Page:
Generally, there’s was a good, supportive marriage, says Claire. They had shared interests, but then very different interests that they both enjoyed taking time out themselves to follow.
They bickered from time-to-time, mainly about money and most of the time they were short-lived arguments, but a few times they were nasty and ended with one of them sleeping on the couch.
They’d had a fight like that in January – nearly two years to the day that they got married. They’d both been strict with money, saving up for a house deposit, but they’d each recently had some financial blow-outs they hadn’t discussed with one another.
In late February they had a wedding to go to – the hen’s do was three weeks out from the big day and Claire spent the weekend on Waiheke, vineyard-hopping and avoiding getting too sunburnt. The next weekend, it was the guys turn. They’d rented two houses near Mt Manganui and Claire could only imagine how rowdy things would get.
He hadn’t been gone long before her phone dinged with a notification – she and Ben, inexplicably (because no one else they knew used it!) often sent each other pics and messages through Snapchat. They’d had a fun evening trying the crazy filters years ago and somehow had just got into the habit of using it to communicate. Ben had sent a pic of the view from the house, so she messaged back, “Looks good! How’s it going so far?”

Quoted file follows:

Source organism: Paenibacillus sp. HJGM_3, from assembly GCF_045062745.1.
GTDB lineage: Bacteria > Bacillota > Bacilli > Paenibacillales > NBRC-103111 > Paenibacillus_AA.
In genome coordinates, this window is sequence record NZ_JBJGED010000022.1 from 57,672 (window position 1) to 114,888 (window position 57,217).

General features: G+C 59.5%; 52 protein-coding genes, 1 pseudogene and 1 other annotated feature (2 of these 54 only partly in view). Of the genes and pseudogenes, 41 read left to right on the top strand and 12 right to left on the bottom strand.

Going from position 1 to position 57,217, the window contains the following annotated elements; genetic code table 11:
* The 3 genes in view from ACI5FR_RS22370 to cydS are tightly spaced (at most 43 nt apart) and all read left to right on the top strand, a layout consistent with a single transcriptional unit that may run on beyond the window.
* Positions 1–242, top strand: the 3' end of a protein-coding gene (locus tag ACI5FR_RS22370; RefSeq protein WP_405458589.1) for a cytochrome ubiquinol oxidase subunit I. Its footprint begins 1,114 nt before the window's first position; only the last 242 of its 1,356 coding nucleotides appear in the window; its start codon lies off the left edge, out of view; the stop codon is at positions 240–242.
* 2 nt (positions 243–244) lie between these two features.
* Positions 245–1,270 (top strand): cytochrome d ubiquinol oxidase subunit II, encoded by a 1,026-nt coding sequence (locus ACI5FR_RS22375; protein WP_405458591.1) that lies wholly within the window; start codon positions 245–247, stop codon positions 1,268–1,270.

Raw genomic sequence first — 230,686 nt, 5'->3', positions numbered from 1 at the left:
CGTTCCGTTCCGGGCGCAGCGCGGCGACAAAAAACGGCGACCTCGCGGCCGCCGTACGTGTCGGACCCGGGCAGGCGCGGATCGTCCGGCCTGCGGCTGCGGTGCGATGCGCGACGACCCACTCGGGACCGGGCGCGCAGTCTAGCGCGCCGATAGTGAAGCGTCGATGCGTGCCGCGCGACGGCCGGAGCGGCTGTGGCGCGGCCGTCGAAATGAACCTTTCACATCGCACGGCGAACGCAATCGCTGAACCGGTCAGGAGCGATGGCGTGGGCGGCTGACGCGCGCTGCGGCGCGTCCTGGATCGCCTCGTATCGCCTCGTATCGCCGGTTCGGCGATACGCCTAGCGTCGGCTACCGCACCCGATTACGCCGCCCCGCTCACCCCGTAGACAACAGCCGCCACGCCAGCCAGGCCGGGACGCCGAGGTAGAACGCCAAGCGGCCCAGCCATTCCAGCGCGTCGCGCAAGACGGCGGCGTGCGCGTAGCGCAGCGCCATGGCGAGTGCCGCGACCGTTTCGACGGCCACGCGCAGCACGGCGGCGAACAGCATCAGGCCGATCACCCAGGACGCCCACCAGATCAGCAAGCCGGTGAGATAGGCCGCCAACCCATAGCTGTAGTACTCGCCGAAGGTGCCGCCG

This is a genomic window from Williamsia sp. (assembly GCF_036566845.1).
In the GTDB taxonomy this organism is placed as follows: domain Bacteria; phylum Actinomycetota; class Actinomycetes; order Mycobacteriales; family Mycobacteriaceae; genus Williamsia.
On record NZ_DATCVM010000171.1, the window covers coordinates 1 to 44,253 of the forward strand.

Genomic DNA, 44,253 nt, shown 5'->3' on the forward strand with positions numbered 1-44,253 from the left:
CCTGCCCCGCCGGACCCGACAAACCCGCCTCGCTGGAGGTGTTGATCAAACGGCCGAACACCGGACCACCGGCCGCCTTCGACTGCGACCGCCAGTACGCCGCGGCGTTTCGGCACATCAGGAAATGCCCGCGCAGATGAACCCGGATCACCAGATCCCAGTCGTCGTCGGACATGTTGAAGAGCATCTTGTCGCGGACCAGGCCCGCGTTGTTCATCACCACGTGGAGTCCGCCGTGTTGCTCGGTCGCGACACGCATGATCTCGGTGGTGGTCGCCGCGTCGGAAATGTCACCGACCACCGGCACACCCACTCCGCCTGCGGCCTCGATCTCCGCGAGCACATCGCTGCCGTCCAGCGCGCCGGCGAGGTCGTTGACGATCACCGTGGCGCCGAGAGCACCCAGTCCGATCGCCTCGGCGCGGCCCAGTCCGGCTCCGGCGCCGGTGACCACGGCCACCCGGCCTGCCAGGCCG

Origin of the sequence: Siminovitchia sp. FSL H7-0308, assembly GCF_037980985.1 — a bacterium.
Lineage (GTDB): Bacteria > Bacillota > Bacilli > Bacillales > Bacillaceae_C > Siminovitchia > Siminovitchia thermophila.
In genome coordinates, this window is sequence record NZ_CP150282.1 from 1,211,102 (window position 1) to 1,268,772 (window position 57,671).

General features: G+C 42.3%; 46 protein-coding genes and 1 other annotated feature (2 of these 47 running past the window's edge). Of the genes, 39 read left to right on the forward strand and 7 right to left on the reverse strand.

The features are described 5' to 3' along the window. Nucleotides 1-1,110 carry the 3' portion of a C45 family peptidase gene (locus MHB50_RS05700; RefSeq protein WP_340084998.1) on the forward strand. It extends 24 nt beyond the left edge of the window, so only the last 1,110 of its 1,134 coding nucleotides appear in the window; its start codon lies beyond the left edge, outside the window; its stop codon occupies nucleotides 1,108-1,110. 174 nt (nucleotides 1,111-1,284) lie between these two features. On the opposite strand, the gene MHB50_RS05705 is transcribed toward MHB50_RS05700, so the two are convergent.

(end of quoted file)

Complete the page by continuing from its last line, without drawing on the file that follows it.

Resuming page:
“Pretty good.” He messaged back. She sent a good night message, then went to sleep.
The next day she wondered from time to time how Ben was going and had just got home from a late afternoon drink with a friend when her phone pinged. It was a Snapchat message from Ben.
She still had bags in her hand from some shopping she’d done earlier in the afternoon and juggled them as she tried to swipe to read the message.
First up, she was surprised how long it was – it easily fit the entire screen, in fact she might have to scroll to read it all.
It began “I’ve been doing a lot of thinking lately.”